Maureen Stiller: In “Sense and Sensibility,” Marianne, the younger sister of the heroine, Elinor, is charming and attractive but immoderate in all her feelings and actions (her interpretation of sensibility). She has no patience for anyone who does not enter into all her tastes and feelings, and sacrifices politeness for the sake of expressing her opinions, without attending to the circumstances or the feelings of others. She is jilted by her sweetheart, John Willoughby, but continues to wear her heart on her sleeve, moping around, eating and drinking little, to the distress and grief of everyone in her family. Yes, you are allowed to get upset when someone jilts you. That’s fair enough, but the point is that she’s not guarding her feelings, and she’s upsetting everyone else in the process because they can see she’s upset, and they can’t do anything about it because she will not control her own feelings.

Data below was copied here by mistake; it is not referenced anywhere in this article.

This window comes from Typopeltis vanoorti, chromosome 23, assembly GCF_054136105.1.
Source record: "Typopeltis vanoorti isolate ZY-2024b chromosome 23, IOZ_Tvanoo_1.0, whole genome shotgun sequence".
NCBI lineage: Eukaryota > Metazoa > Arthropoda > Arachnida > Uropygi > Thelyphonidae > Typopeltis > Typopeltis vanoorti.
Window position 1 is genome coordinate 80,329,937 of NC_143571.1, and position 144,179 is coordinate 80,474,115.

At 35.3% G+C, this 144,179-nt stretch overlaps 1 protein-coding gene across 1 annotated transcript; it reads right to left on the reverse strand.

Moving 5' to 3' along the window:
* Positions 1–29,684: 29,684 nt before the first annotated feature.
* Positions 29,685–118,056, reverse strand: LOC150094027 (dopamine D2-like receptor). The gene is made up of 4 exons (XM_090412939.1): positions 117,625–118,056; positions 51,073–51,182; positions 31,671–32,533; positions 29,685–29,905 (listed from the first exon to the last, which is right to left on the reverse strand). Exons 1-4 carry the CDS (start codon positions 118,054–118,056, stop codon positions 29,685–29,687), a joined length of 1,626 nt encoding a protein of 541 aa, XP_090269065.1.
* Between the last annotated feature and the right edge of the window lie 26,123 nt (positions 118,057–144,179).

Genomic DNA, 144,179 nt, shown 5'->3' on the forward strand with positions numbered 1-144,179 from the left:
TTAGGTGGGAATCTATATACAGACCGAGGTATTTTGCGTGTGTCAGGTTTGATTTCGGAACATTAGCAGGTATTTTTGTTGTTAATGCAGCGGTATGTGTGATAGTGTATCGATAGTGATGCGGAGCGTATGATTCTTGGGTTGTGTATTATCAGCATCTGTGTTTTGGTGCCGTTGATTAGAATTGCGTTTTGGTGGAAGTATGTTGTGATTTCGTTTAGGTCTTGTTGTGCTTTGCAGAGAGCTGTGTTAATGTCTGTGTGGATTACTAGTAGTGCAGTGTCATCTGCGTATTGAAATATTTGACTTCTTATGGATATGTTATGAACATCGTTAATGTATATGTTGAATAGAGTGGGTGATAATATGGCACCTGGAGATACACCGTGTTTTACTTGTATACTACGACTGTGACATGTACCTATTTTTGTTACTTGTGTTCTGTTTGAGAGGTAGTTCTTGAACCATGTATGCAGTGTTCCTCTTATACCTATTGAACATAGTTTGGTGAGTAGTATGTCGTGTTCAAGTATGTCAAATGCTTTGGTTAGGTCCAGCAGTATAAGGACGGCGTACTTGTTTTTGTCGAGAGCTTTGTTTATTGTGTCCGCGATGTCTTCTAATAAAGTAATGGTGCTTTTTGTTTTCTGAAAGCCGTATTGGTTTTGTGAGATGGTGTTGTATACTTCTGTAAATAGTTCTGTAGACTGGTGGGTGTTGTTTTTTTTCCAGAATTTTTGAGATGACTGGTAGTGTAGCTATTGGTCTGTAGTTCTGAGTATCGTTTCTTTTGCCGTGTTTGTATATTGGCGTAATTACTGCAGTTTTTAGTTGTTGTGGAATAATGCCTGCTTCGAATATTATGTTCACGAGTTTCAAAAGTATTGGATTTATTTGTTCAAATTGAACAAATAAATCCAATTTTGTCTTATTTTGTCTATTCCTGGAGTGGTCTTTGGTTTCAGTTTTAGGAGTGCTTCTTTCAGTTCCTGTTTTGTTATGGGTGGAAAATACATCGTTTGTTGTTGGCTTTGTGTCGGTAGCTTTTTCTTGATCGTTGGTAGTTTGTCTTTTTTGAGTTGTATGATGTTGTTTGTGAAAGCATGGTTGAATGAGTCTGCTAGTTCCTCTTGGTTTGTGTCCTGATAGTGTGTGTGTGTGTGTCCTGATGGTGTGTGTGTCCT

Mr. Willoughby comes to Marianne rescue and carries her home. Illustration by C. E. Brock, in the 1908 edition of “Sense and Sensibility.” (Public Domain)

By contrast, the heroine, Elinor, is under considerable strain by the erratic behavior of Edward Ferrars, the man she loves. He is snubbed by his mother and sister, and is also taunted by a guest in the adjacent house, who suggests that she, Lucy Steele, is the favored one of Edward. Out of a sense of duty to her family and society, to keep her mother and sister from further distress on her behalf, and to keep her dignity in front of Lucy, Elinor not only endures all this in silence, but is driven, with difficulty, to practice politeness and attentiveness to those around her, to compensate for the negligence of them by Marianne, and to divert them from guessing her real feelings.